A deep dive into sleep apnea
All about sleep apnea
Sleep apnea is a sleep-related breathing disorder that causes repeated interruption of breathing during sleep. The continuous cycle of stopping and starting of breathing can disrupt normal sleep patterns, because the sleeper must awaken briefly after each episode to resume breathing. It also affects the brain and body’s ability to get sufficient oxygen throughout the night, which can have numerous impacts on health.
There are two main types of sleep apnea. The most common type is obstructive sleep apnea, which is caused by the muscles of the throat intermittently relaxing during sleep and blocking the airway. With central sleep apnea, the airway does not physically become blocked, but the brain fails to signal to the body to breathe.
Approximately 6.4 percent of adults in Canada reported being told by a healthcare professional that they had sleep apnea. However, the prevalence may be higher than that, given that many cases go undiagnosed.
Risk factors for sleep apnea include:
- Being overweight or obese
- Being male, although women’s risk of sleep apnea increases after menopause
- Older age (over 45 years)
- Neck circumference - a thicker neck has excess soft tissue that can block the airway
- Family history
- Use of alcohol or sedatives
- Medical conditions, including congestive heart failure, high blood pressure, type 2 diabetes, hormonal disorders, and chronic lung disease
How to tell if you have sleep apnea
If you’ve been told you snore loudly and often feel tired even after a full night’s sleep, it is possible you have sleep apnea. The repeated cycles of brief awakenings to restore breathing and normal oxygen levels interrupt the various stages of sleep needed to feel refreshed and well-rested in the morning.
Not everyone who snores has sleep apnea, but it is a common symptom to appear with this condition. In mild cases of sleep apnea, excessive daytime sleepiness is one of the most telltale signs. Other symptoms include waking up frequently throughout the night without knowing why, and you may suffer from headaches in the morning. The lack of good quality sleep can impair cognitive function, resulting in symptoms such as memory loss and poor concentration. Mood changes, such as irritability, are common.
In more severe cases of sleep apnea, you may wake up breathless and gasping for air. Your bed partner or someone you live with may report that there are episodes in which you stop breathing during sleep.
The impact of sleep apnea on your body and lifestyle
If left untreated, sleep apnea can have numerous effects on the health of your body and overall lifestyle.
In the short term, daytime fatigue due to lack of restorative sleep is linked to a higher risk of motor vehicle accidents, work-related accidents and injuries, and difficulty concentrating or poor performance at work. Snoring can impact your bed partner and anyone who sleeps in close proximity to your bedroom; if the snoring is loud enough, they too can be deprived of quality sleep, or forced to sleep in another room.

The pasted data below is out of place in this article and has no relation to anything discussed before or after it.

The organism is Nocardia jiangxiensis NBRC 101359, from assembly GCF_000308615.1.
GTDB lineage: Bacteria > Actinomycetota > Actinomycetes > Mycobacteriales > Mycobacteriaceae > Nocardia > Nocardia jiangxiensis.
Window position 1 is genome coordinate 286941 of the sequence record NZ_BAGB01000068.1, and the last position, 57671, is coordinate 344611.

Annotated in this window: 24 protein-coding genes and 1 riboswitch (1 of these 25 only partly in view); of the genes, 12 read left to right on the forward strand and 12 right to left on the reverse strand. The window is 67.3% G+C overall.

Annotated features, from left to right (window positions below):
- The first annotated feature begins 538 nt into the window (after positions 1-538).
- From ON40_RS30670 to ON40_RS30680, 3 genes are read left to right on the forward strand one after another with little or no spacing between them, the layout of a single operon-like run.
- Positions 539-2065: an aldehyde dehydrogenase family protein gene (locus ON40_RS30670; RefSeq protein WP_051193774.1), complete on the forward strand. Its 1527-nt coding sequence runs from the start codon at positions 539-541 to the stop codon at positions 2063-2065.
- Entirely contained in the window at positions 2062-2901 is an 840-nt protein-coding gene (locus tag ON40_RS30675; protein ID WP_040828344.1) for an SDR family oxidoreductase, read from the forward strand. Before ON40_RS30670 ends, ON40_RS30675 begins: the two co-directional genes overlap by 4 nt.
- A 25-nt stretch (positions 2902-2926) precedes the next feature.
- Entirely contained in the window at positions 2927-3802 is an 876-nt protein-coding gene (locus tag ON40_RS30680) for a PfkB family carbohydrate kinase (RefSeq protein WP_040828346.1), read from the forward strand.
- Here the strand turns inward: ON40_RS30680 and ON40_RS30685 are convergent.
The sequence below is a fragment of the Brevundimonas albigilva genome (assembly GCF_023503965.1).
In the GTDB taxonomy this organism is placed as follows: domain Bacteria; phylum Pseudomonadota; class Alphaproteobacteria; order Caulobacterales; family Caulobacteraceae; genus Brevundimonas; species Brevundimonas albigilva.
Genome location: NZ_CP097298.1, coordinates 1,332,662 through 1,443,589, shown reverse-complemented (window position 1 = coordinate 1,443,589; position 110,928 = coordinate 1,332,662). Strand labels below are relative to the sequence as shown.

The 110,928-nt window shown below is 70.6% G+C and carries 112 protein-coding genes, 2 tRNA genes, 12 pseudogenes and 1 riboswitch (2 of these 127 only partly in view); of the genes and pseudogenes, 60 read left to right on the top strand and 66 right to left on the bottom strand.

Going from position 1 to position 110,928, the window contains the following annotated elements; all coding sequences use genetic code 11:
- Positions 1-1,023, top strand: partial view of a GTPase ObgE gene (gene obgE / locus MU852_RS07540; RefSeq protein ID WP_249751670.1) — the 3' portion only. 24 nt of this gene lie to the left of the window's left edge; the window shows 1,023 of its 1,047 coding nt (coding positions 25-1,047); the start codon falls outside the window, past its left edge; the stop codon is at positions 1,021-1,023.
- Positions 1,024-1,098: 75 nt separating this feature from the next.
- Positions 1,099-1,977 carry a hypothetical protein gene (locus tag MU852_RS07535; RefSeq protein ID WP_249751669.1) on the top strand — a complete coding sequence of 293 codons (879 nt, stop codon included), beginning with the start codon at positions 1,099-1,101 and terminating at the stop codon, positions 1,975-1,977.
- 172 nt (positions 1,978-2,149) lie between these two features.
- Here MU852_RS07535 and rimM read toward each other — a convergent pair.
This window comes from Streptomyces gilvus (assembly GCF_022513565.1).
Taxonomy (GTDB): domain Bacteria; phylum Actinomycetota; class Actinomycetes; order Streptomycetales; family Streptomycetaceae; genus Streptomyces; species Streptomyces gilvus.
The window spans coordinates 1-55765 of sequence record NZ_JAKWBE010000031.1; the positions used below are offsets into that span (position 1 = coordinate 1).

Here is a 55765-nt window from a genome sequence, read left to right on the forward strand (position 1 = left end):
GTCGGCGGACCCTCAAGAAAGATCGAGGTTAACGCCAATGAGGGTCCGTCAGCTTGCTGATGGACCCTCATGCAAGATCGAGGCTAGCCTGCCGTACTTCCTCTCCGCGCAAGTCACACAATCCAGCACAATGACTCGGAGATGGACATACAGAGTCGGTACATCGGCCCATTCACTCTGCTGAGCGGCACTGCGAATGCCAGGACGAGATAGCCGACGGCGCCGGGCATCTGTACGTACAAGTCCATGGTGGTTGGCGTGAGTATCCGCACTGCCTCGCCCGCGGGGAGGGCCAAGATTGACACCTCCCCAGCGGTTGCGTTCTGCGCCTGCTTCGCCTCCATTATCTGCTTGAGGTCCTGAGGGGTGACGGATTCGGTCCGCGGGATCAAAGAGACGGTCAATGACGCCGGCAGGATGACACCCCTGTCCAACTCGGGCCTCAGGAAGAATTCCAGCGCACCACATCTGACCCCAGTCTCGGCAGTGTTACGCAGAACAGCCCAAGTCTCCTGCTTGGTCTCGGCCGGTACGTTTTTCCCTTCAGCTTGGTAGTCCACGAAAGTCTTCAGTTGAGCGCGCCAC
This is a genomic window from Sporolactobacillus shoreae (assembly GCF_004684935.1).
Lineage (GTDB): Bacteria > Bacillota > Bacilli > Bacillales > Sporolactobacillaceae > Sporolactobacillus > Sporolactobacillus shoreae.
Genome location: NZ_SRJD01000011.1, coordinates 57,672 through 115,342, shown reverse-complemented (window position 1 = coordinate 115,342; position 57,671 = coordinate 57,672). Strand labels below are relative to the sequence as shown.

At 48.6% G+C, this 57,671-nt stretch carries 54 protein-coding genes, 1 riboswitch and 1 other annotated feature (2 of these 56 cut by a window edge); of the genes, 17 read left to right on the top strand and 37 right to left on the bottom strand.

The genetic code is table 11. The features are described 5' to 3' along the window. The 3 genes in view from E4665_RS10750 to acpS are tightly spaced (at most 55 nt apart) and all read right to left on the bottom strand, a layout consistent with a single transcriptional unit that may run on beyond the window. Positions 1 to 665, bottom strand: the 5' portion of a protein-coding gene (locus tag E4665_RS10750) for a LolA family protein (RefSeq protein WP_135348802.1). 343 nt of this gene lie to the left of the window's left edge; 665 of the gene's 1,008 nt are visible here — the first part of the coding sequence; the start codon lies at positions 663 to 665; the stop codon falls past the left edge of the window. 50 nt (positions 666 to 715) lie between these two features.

Over the long term, sleep apnea increases your risk for a range of health conditions, including high blood pressure, heart attack, stroke, type 2 diabetes, liver problems, and depression. The frequent episodes of dropping blood oxygen levels that occur while sleeping lead to an increase in blood pressure, strain the cardiovascular system, and can cause an abnormal heartbeat.
From an overall quality of life perspective, research shows that people with sleep apnea rate their quality of life more poorly when compared to the general population.
What to do if you have sleep apnea
If you suffer from any symptoms of sleep apnea, it is important to let your healthcare professional know. A diagnosis of sleep apnea can be easy to miss, but it can have significant long-term impacts on your health.
The primary treatment option for sleep apnea is a breathing device called Continuous Positive Airway Pressure (CPAP). This is a type of mask worn while sleeping that provides pressurized air to prevent collapse of the upper airway.
However, lifestyle modifications also form an important part of a sleep apnea treatment plan. Since being overweight or obese is a key factor in obstructive sleep apnea, weight loss efforts can have a significant and positive impact in helping to keep the airways open during sleep.
Avoid smoking and alcohol if you suffer from sleep apnea. Alcohol use relaxes the muscles of the throat, which can impact breathing and disrupt your sleep cycles. Smoking increases both inflammation and swelling in the airways, which can also worsen symptoms of sleep apnea.
At bedtime, avoid sleeping on your back. You may find some improvement in your breathing and other symptoms by sleeping on your side or stomach instead.
Lifestyle modifications can play an important role in managing symptoms of sleep apnea. However, in some cases medication and surgery may be necessary. Consult your healthcare professional to ensure you have a comprehensive treatment plan in place to manage your sleep apnea.